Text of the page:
The guestrooms, too, are aligned as they were in the original building. Ours, a Danube river-view room, overlooked the Chain Bridge and the Castle District, the window frame fashioned in the flowing lines of Art Deco. This is also the door that opens to a step-out balcony, to fresh air and to the sound of Budapest.

Around the room, plentiful lights, a writing desk, a swivel chair alongside it, an occasional table beside the comfy armchair in the corner, and, partly thanks to the natural light flooding in, a sense of space. This, despite the fact the bed – twin or king-sized, it’s up to you – is sizeable and bookended by a panoply of plump pillows.

The mattress quickly passes the 'Ah, perfect!’ test when you first sit on it. Above it, the down duvet will prove smooth to slide under later, while two thick terry dressing gowns, professionally folded as only five-star staff know how, have been discreetly placed above welcome pairs of slippers.

The marble bathroom features a capacious bathtub and a shower festooned with high-class smellies and, that eternal indicator of class, bath salts. Back in the bedroom, we choose our breakfast while we channelsurf and pour a quick coffee from the Nespresso machine. The WiFi is fast, smooth and easy to access.

Concierge services are 24/7, no request too onerous. As distinguished visitors, though, we’re given our own tour of the building – the suites were occupied, a nice sign of tourism’s return. Whichever room you choose, you’ll find a complimentary bottle of water next to your freshly made bed, to indicate yet another visit from housekeeping.

As this is probably a once-in-a-lifetime experience, it seems to churlish to any couch any review with a caveat but, for very understandable reasons, it was a shame the spa wasn’t open. As and when it is, a panoramic cityscape comes with your swim, and massage treatments are delivered with Hungarian moor mud, lavender and grape-seed oil as created by local experts Omorovicza.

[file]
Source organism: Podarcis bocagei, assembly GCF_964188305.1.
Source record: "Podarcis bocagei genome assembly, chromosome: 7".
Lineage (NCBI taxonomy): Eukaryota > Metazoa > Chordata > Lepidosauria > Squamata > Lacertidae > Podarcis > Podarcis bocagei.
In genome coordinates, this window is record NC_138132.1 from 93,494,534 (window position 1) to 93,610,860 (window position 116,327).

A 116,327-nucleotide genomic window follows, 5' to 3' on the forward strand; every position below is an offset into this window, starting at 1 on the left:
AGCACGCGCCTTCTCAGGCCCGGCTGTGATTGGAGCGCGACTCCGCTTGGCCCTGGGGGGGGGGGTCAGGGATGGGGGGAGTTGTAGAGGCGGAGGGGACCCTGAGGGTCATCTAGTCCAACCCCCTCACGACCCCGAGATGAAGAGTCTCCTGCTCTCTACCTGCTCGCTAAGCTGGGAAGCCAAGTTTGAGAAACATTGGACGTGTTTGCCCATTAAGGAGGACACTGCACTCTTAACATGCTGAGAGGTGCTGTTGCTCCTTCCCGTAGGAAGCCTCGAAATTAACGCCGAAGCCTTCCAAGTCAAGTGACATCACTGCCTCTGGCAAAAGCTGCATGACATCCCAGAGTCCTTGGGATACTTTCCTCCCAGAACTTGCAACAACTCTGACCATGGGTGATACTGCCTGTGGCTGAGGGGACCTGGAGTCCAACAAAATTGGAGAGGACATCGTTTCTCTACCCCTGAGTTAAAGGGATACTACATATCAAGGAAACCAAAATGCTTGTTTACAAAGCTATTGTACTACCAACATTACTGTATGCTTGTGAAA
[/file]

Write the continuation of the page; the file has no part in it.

As special guests, however, we were treated to a seven-course meal at the KOLLÁZS – this included signature drinks, the in-house Múzsa cocktail bar currently being closed – and let Bocuse d’Or chef Árpád Győrffy pull out all the stops: oysters accompanied by a gin-and-tonic foam, grilled St James mussels, venison...

The lap of luxury, indeed, but diners, including non-guests, can still sample something of these delights with the daily lunch served here between noon and 3pm for 4,300 forints. Currently on the main menu (5,400-9,900 forints), you can select between spicy octopus & seared scallops, pan-seared Scottish salmon, and steak frites with prime sirloin.

Post-dinner relaxation can be enjoyed in the adjoining Concierge Library Room, decorated with posters of pre-war vintage, lined with shelves of coffeetable books covering art movements and iconic Budapest, and equipped with an oversized chess set for anyone to play.

Post-dinner relaxation can best be enjoyed, however, from your window, a view you’ll never tire of, the illuminated silhouette of Chain Bridge backdropped by Buda Castle. Despite the fact that a relatively busy road runs below, and even the bridge is being renovated, soundproofing is first-class, deep sleep the satisfying result.

To bookend our stay, we had to sample room service the next morning – it’s 24/7, just so you know – and we enjoyed our breakfast in our bathrobes, gazing at the same stunning panorama of Budapest by day. The first meal of the day ranges from croissants, various jams, fresh orange juice and coffee, to avocado toast and scrambled eggs, to the hotel’s big hitter, Eggs Benedict. Oh, and don’t forget to indicate which complimentary newspaper you'd like beforehand.

Four Seasons Hotel Gresham Palace Budapest
District V. Széchenyi István tér 5-6